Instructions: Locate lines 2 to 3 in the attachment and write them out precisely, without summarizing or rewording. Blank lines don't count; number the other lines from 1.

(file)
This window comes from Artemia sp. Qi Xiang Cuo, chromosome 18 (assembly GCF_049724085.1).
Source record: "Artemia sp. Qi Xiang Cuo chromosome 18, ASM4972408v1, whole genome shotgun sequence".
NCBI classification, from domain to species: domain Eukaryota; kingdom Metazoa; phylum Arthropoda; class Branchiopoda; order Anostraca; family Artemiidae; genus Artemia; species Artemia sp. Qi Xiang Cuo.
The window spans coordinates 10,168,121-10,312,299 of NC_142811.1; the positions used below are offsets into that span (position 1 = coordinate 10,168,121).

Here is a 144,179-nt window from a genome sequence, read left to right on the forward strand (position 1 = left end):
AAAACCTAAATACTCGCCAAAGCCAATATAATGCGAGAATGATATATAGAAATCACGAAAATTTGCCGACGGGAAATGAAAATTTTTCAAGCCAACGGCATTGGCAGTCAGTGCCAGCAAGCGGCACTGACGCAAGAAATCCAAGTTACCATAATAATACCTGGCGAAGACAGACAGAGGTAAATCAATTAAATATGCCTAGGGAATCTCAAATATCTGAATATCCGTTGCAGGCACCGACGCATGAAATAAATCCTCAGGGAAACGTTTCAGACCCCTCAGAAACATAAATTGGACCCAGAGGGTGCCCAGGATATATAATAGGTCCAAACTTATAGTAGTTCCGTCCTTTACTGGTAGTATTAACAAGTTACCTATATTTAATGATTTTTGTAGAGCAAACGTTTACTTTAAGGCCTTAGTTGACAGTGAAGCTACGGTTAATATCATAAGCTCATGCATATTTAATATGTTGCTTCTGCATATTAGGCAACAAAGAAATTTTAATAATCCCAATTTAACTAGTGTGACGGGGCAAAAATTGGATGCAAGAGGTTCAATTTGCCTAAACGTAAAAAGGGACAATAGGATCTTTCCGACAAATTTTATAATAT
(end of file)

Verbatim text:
Source record: "Artemia sp. Qi Xiang Cuo chromosome 18, ASM4972408v1, whole genome shotgun sequence".
NCBI classification, from domain to species: domain Eukaryota; kingdom Metazoa; phylum Arthropoda; class Branchiopoda; order Anostraca; family Artemiidae; genus Artemia; species Artemia sp. Qi Xiang Cuo.